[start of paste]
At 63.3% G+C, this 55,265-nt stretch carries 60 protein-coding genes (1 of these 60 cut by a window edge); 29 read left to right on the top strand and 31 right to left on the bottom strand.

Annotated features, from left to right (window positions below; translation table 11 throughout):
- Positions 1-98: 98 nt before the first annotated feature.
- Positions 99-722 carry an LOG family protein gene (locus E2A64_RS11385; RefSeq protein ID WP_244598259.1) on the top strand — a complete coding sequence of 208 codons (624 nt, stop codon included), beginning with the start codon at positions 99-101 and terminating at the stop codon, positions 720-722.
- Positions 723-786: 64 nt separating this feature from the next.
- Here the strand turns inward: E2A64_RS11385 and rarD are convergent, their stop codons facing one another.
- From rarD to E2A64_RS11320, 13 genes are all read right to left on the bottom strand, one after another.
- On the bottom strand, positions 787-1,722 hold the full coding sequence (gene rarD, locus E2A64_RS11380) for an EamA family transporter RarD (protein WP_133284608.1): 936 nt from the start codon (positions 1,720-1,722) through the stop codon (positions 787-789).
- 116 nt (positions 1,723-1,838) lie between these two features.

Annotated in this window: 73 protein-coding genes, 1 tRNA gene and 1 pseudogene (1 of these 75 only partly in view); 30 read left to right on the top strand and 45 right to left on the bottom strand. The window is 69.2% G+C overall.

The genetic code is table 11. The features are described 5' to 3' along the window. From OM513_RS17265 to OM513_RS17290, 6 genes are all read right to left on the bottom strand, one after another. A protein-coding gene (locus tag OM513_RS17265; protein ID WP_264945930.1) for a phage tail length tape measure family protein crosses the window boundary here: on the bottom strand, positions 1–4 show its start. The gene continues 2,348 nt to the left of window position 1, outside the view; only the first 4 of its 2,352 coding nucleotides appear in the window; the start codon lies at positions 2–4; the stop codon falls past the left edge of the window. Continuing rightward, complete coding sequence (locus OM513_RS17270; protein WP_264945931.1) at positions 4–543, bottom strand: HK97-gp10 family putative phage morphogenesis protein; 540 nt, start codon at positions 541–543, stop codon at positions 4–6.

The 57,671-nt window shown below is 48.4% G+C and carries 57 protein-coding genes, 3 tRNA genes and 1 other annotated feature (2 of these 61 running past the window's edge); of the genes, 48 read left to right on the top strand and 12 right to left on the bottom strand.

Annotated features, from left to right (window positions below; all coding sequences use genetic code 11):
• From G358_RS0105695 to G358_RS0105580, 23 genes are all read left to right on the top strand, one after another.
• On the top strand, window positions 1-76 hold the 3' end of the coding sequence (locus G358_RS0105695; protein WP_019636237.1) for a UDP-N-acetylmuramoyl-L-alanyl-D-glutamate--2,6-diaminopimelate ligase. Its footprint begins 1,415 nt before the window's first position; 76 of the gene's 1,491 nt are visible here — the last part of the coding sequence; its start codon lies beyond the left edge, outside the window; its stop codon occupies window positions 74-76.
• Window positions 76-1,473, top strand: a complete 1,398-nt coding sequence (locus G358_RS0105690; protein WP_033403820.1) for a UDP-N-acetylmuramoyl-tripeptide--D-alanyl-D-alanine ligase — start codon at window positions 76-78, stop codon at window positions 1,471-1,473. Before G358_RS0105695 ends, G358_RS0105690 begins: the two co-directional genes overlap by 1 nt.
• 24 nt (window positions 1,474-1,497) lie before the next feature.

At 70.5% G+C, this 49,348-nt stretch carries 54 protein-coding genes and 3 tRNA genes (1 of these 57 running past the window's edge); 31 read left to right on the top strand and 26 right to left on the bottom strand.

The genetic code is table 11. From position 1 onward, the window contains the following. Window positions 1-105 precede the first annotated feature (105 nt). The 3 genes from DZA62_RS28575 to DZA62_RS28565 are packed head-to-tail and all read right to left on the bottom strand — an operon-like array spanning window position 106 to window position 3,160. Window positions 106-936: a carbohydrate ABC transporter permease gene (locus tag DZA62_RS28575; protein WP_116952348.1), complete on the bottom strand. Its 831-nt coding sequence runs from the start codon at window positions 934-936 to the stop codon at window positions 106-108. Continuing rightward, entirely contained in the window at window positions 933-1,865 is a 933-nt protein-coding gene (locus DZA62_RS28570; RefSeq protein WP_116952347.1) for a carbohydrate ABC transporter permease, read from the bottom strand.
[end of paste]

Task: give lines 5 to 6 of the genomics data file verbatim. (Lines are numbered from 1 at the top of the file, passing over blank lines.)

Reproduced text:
- Positions 723-786: 64 nt separating this feature from the next.
- Here the strand turns inward: E2A64_RS11385 and rarD are convergent, their stop codons facing one another.